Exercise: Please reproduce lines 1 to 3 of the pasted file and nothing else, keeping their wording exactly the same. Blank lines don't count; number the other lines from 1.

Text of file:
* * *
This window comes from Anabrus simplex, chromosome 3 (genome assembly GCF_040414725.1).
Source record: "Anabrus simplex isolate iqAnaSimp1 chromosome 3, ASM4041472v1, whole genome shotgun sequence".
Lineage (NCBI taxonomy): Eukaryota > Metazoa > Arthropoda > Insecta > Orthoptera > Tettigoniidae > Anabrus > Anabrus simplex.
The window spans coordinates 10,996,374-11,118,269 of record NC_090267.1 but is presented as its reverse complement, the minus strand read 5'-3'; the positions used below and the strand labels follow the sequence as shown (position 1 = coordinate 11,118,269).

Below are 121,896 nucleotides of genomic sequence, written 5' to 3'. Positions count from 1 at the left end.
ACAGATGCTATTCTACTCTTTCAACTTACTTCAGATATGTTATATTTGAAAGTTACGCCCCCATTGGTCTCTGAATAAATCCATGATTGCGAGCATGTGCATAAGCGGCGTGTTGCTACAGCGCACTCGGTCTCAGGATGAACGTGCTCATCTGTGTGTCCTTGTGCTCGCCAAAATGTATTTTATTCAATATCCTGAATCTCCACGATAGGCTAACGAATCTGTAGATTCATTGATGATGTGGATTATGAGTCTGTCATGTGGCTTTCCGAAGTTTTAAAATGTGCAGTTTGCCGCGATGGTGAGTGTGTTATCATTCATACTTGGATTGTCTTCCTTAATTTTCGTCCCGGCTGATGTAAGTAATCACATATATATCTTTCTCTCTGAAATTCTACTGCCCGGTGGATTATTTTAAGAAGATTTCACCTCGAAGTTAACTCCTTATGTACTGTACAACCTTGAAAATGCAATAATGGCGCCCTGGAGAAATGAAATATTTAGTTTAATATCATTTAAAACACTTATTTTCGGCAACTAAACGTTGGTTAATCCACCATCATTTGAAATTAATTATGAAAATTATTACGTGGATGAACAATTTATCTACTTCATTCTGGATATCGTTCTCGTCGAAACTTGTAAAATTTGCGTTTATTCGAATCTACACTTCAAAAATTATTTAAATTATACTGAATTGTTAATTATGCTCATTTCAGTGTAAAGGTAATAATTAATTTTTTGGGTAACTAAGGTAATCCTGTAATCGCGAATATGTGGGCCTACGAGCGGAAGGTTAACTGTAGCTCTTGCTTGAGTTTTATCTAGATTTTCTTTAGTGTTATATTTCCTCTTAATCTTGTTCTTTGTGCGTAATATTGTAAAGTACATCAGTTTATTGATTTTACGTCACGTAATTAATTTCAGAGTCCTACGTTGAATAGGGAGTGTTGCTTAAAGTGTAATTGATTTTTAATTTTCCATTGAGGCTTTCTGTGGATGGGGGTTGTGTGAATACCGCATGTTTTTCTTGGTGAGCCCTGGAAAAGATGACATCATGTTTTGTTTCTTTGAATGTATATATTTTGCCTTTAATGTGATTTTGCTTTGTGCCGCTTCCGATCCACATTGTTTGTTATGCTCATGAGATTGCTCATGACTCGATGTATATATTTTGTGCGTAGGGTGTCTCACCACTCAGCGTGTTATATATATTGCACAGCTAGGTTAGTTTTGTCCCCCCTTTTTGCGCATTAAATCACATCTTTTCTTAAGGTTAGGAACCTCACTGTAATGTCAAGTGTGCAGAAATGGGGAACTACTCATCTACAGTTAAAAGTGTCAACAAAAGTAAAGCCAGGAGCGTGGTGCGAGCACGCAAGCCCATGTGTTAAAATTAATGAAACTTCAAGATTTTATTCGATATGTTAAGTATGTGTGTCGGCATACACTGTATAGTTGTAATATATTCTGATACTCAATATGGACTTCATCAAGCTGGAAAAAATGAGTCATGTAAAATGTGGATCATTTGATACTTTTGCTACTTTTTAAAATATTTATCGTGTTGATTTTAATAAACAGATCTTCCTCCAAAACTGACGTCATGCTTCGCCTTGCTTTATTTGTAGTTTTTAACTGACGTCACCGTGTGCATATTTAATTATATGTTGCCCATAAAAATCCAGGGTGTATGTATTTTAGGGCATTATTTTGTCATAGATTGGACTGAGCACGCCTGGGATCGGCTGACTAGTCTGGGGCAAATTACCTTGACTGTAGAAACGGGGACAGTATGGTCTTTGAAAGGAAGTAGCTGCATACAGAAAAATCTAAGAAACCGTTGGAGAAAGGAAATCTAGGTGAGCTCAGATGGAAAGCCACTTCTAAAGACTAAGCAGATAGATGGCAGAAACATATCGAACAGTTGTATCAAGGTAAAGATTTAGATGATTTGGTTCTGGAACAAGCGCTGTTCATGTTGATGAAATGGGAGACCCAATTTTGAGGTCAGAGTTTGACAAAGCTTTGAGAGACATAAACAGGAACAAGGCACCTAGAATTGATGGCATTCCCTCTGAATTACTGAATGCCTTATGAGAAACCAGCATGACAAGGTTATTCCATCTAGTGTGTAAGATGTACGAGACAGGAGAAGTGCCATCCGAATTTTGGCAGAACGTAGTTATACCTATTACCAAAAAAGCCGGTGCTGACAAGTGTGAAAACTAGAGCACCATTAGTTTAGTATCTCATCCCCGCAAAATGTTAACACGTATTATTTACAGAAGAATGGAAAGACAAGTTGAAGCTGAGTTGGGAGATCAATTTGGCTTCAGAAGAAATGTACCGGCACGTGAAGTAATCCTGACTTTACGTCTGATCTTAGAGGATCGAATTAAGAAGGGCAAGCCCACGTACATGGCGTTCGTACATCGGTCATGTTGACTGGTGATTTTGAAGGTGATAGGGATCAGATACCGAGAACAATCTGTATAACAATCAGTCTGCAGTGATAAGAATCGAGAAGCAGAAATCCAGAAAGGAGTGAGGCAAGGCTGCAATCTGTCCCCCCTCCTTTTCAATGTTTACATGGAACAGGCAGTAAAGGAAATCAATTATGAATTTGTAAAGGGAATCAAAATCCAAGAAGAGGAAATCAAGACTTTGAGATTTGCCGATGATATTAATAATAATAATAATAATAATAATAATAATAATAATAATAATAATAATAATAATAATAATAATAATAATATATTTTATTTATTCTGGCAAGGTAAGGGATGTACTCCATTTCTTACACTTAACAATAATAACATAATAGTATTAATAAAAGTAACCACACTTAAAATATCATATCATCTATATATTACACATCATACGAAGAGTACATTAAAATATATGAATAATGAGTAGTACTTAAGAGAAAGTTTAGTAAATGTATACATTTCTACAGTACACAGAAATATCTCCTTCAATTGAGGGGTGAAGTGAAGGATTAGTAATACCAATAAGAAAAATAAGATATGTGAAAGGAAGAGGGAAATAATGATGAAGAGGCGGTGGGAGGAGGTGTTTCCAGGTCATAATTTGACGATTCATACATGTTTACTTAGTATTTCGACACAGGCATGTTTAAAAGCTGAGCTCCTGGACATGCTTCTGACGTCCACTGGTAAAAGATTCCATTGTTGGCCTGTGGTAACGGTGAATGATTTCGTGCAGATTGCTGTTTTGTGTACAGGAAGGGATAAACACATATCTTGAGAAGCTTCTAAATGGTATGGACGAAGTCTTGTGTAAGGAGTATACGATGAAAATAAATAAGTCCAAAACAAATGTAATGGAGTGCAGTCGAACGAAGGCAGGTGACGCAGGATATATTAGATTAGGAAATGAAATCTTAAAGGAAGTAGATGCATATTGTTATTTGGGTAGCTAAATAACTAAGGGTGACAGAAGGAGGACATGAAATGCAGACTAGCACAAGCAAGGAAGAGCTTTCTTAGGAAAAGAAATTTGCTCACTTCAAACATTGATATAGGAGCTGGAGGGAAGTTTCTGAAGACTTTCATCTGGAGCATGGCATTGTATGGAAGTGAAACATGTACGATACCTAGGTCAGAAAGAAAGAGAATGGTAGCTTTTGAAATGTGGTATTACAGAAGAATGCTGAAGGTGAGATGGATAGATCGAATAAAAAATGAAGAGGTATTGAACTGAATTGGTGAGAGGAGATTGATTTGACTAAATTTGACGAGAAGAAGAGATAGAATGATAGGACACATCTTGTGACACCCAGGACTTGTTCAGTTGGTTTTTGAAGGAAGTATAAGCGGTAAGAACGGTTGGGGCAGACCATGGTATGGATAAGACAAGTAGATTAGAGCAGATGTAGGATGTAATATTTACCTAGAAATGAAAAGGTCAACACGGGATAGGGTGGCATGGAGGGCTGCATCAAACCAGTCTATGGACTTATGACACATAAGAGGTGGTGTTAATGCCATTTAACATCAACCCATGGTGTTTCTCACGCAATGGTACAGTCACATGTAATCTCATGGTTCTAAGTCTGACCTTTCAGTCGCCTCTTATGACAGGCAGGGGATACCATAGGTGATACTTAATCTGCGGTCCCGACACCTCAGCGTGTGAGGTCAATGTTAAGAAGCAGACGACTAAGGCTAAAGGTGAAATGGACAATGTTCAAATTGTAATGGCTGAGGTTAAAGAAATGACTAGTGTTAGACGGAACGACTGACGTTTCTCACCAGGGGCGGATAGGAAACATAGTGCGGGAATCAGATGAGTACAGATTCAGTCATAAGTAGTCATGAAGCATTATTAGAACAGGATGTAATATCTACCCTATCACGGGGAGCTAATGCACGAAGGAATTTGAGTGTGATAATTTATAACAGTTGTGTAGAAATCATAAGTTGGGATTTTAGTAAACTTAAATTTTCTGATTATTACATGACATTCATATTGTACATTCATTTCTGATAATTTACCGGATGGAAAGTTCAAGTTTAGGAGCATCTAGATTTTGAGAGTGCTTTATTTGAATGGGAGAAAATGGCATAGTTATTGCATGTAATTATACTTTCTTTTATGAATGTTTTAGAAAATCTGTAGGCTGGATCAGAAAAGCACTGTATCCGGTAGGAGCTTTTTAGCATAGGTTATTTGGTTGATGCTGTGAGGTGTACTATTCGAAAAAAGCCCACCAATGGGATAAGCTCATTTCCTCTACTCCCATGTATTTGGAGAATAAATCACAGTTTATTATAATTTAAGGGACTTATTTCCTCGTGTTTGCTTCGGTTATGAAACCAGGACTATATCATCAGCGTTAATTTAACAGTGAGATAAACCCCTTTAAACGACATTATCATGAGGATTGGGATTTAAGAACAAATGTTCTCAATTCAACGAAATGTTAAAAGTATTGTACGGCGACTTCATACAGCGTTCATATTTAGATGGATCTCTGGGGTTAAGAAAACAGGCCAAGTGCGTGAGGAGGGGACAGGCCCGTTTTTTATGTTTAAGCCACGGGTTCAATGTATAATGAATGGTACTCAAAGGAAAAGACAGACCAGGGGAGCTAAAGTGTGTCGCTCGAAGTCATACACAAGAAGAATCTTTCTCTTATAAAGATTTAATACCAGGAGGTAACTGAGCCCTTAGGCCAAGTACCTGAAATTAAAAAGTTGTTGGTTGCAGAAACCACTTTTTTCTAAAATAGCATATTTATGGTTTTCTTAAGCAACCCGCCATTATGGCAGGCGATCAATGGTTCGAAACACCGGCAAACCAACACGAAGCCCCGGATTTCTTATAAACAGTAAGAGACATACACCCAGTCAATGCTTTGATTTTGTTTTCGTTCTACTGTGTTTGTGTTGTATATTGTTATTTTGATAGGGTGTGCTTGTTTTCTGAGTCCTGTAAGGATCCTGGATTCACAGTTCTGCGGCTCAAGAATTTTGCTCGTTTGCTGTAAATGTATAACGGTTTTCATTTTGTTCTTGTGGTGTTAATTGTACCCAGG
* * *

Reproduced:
This window comes from Anabrus simplex, chromosome 3 (genome assembly GCF_040414725.1).
Source record: "Anabrus simplex isolate iqAnaSimp1 chromosome 3, ASM4041472v1, whole genome shotgun sequence".
Lineage (NCBI taxonomy): Eukaryota > Metazoa > Arthropoda > Insecta > Orthoptera > Tettigoniidae > Anabrus > Anabrus simplex.